Emergency Medicine Expert Witness Testimony Allowed

Plaintiff filed a civil rights and wrongful death action against the defendants.  Plaintiff hired an Emergency Medicine Expert Witness to provide testimony, which was challenged by the defendant.  The court denied the motion to exclude.

Facts:  This case (Waldron v. Gainey et al – United States District Court – Middle District of Florida – October 5th, 2018) involves a civil rights and wrongful death case.  The plaintiff alleges that the defendants should be held liable for the death of her fourteen-year-old son, Anthony Ybarra, Jr.  Ybarra hung himself and neighbors and family cut him down and started to administer CPR under the defendant arrived and told them to stop.  The plaintiff has hired Dr. Mazyar Rouhani (Emergency Medicine Expert Witness) to provide testimony on her behalf.  The defendants have filed a motion to exclude this expert witness testimony.

Discussion:  The defendants seek to exclude the expert witness testimony of Rouhani because his opinions are unreliable and will not assist the trier of fact.  Rouhani’s primary opinion is that Ybarra would have survived the hanging and may have been neurologically intact if he would have continued to receive CPR.  The defendants argue that this opinion has not been tested, was not subjected to peer review and is not supported by the evidence.  The defendants also state that Rouhani’s experience regarding hanging victims is absent.

The defendants allege that Rouhani did not make an assumption about how long the victim was hanging, but that this information is critical to determine whether Anthony would have survived.  Rouhani stated that he did not need to make an assumption because his opinions are based on Anthony’s condition as relayed by the people at the scene.  Rouhani believes that, based on his experience, he opines that Anthony would have survived regardless of the amount of time he was hanging.  The defendants also contend that Rouhani’s opinions are speculative and flawed, but the court rules that Rouhani has good grounds for his opinion.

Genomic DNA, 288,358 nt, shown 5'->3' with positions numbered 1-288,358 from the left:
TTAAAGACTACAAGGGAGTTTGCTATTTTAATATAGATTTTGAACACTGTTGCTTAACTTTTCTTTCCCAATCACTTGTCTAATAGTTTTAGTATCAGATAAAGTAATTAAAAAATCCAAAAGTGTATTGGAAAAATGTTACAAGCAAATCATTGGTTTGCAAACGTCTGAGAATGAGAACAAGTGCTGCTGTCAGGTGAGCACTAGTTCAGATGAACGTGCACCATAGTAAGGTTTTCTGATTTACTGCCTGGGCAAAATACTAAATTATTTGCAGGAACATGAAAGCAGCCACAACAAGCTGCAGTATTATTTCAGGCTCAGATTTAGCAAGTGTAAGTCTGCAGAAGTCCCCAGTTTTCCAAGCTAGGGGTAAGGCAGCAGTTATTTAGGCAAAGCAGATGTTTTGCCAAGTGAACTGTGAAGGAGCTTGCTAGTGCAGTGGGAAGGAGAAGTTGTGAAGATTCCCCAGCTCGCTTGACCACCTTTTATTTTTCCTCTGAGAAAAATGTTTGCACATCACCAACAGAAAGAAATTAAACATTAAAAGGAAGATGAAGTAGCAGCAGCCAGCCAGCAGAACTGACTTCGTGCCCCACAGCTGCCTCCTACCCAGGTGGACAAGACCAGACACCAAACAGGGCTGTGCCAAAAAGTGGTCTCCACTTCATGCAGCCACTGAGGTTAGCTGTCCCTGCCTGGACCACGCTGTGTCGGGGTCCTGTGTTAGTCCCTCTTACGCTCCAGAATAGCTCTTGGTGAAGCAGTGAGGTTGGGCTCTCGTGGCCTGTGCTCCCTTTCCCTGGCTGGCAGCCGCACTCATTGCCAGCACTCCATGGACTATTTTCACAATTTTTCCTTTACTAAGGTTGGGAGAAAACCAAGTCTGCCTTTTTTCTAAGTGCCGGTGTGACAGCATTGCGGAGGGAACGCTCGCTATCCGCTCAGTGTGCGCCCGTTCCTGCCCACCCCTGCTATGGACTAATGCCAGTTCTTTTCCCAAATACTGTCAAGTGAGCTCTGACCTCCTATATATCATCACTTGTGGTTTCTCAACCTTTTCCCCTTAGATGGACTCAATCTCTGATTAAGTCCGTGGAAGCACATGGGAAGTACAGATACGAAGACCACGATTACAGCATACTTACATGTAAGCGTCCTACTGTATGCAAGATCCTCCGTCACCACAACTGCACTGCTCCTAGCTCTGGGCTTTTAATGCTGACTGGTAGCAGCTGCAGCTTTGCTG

The defendants also allege that Rouhani’s opinions are unreliable because they have not been tested and were not the subject of peer review.  The court opines that testing or peer review of a scientific opinion is not required under Daubert.  The court continues by stating that Rouhani relied on eight studies and his professional experience  to reach his opinions.

Last, the defendants argue that Rouhani’s opinions should be excluded because they are founded on unreliable methodology.  They contend that Rouhani’s limited experience with hanging victims is not sufficient to form the basis of his opinion and that his opinion cannot establish causation only because the command from the defendant was given in close temporal proximity to the victim’s death.  The court, however, rules that Rouhani’s opinions are reliable.

Conclusion: The motion to exclude the expert witness testimony of Dr. Mazyar Rouhani is denied.